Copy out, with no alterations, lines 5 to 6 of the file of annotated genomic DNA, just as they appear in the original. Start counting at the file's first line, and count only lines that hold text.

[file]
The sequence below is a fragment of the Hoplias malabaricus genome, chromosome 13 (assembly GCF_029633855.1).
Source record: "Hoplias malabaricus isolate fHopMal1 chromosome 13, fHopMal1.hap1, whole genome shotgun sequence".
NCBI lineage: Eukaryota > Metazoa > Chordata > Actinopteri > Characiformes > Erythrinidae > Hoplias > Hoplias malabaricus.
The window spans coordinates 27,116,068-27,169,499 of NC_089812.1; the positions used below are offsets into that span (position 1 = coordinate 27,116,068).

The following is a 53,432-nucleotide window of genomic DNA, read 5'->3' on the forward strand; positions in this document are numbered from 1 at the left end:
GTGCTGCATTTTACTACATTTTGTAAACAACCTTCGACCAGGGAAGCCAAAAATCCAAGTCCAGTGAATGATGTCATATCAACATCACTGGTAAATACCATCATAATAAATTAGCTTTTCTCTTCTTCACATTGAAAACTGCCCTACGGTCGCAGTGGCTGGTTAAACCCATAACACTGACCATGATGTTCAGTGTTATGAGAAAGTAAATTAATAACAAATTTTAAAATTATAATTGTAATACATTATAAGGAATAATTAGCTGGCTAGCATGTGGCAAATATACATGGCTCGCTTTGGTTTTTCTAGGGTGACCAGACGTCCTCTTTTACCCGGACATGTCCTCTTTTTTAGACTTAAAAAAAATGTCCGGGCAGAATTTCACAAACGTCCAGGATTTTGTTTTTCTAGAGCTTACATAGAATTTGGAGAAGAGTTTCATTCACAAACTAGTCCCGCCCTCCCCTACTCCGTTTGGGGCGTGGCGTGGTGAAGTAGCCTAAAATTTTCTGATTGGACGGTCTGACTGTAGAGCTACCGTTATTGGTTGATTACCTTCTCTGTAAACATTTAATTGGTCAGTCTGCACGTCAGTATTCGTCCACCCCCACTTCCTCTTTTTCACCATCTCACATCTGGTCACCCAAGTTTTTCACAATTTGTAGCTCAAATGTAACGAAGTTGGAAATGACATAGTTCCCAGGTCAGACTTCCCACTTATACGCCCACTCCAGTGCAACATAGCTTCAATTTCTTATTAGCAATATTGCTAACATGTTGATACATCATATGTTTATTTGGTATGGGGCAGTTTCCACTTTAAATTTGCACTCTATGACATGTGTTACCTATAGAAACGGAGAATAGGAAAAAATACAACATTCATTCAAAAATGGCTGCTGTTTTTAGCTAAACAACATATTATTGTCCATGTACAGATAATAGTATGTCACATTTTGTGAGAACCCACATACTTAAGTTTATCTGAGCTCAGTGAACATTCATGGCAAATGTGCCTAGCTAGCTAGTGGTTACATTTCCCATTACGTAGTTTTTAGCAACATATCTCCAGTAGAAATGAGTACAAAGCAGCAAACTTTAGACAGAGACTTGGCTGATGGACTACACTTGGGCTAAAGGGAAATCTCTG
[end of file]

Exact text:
The following is a 53,432-nucleotide window of genomic DNA, read 5'->3' on the forward strand; positions in this document are numbered from 1 at the left end:
GTGCTGCATTTTACTACATTTTGTAAACAACCTTCGACCAGGGAAGCCAAAAATCCAAGTCCAGTGAATGATGTCATATCAACATCACTGGTAAATACCATCATAATAAATTAGCTTTTCTCTTCTTCACATTGAAAACTGCCCTACGGTCGCAGTGGCTGGTTAAACCCATAACACTGACCATGATGTTCAGTGTTATGAGAAAGTAAATTAATAACAAATTTTAAAATTATAATTGTAATACATTATAAGGAATAATTAGCTGGCTAGCATGTGGCAAATATACATGGCTCGCTTTGGTTTTTCTAGGGTGACCAGACGTCCTCTTTTACCCGGACATGTCCTCTTTTTTAGACTTAAAAAAAATGTCCGGGCAGAATTTCACAAACGTCCAGGATTTTGTTTTTCTAGAGCTTACATAGAATTTGGAGAAGAGTTTCATTCACAAACTAGTCCCGCCCTCCCCTACTCCGTTTGGGGCGTGGCGTGGTGAAGTAGCCTAAAATTTTCTGATTGGACGGTCTGACTGTAGAGCTACCGTTATTGGTTGATTACCTTCTCTGTAAACATTTAATTGGTCAGTCTGCACGTCAGTATTCGTCCACCCCCACTTCCTCTTTTTCACCATCTCACATCTGGTCACCCAAGTTTTTCACAATTTGTAGCTCAAATGTAACGAAGTTGGAAATGACATAGTTCCCAGGTCAGACTTCCCACTTATACGCCCACTCCAGTGCAACATAGCTTCAATTTCTTATTAGCAATATTGCTAACATGTTGATACATCATATGTTTATTTGGTATGGGGCAGTTTCCACTTTAAATTTGCACTCTATGACATGTGTTACCTATAGAAACGGAGAATAGGAAAAAATACAACATTCATTCAAAAATGGCTGCTGTTTTTAGCTAAACAACATATTATTGTCCATGTACAGATAATAGTATGTCACATTTTGTGAGAACCCACATACTTAAGTTTATCTGAGCTCAGTGAACATTCATGGCAAATGTGCCTAGCTAGCTAGTGGTTACATTTCCCATTACGTAGTTTTTAGCAACATATCTCCAGTAGAAATGAGTACAAAGCAGCAAACTTTAGACAGAGACTTGGCTGATGGACTACACTTGGGCTAAAGGGAAATCTCTG